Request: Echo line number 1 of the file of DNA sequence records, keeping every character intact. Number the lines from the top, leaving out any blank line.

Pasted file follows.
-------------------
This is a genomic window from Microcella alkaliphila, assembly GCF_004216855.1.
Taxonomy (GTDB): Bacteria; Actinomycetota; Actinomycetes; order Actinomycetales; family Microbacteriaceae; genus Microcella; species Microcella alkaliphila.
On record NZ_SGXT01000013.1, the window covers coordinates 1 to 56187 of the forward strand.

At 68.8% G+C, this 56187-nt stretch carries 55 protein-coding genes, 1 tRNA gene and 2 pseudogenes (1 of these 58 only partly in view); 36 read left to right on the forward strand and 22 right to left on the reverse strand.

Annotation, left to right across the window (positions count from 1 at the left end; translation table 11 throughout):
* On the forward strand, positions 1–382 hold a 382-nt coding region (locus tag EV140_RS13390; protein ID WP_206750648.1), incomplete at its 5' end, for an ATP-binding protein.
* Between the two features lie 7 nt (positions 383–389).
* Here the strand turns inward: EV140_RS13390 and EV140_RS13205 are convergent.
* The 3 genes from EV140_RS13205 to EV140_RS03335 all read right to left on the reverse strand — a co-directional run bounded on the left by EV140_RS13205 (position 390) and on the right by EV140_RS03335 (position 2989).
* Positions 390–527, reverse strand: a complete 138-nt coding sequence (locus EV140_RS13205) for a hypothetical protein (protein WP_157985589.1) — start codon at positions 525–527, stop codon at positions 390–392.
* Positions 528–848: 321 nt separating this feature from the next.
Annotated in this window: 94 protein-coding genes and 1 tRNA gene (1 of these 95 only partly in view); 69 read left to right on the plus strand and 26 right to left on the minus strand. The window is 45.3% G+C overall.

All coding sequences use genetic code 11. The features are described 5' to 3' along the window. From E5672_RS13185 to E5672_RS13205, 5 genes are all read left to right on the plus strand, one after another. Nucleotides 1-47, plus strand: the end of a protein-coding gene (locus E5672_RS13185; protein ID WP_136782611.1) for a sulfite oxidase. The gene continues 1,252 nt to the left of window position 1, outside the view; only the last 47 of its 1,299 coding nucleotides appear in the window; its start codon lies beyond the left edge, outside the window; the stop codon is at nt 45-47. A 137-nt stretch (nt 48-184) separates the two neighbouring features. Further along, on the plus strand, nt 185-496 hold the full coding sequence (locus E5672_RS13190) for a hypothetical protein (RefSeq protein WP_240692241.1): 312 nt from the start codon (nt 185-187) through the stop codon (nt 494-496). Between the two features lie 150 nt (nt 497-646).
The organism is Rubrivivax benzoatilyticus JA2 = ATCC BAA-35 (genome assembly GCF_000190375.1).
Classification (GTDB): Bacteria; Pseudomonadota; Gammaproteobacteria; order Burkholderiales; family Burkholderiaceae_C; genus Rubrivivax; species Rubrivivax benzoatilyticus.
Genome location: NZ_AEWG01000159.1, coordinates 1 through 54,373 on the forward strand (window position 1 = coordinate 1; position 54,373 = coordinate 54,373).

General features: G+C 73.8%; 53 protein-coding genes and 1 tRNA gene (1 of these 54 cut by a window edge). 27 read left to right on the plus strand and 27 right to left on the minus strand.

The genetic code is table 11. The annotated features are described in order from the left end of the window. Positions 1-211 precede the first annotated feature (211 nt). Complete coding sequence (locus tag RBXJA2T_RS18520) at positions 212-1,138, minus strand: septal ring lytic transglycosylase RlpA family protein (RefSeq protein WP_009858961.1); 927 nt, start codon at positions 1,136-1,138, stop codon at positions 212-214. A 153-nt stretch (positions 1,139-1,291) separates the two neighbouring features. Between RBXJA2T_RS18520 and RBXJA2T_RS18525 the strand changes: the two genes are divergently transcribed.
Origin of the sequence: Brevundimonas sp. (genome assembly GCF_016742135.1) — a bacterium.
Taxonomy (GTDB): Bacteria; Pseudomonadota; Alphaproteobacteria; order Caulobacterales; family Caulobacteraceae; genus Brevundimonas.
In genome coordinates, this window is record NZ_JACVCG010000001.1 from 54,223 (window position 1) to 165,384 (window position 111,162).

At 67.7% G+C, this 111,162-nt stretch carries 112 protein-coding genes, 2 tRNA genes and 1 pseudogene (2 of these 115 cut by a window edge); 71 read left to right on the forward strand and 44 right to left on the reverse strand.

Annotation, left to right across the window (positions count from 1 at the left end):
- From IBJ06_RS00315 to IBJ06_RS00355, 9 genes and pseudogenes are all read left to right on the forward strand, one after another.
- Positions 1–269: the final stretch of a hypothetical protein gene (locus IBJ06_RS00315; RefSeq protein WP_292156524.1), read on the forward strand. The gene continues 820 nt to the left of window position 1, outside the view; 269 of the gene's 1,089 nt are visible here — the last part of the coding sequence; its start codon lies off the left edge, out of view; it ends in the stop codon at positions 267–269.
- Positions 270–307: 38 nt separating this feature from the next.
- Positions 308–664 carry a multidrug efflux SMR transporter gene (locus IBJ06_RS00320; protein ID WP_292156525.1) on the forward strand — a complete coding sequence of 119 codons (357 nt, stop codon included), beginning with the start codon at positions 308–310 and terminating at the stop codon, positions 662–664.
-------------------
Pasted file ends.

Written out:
This is a genomic window from Microcella alkaliphila, assembly GCF_004216855.1.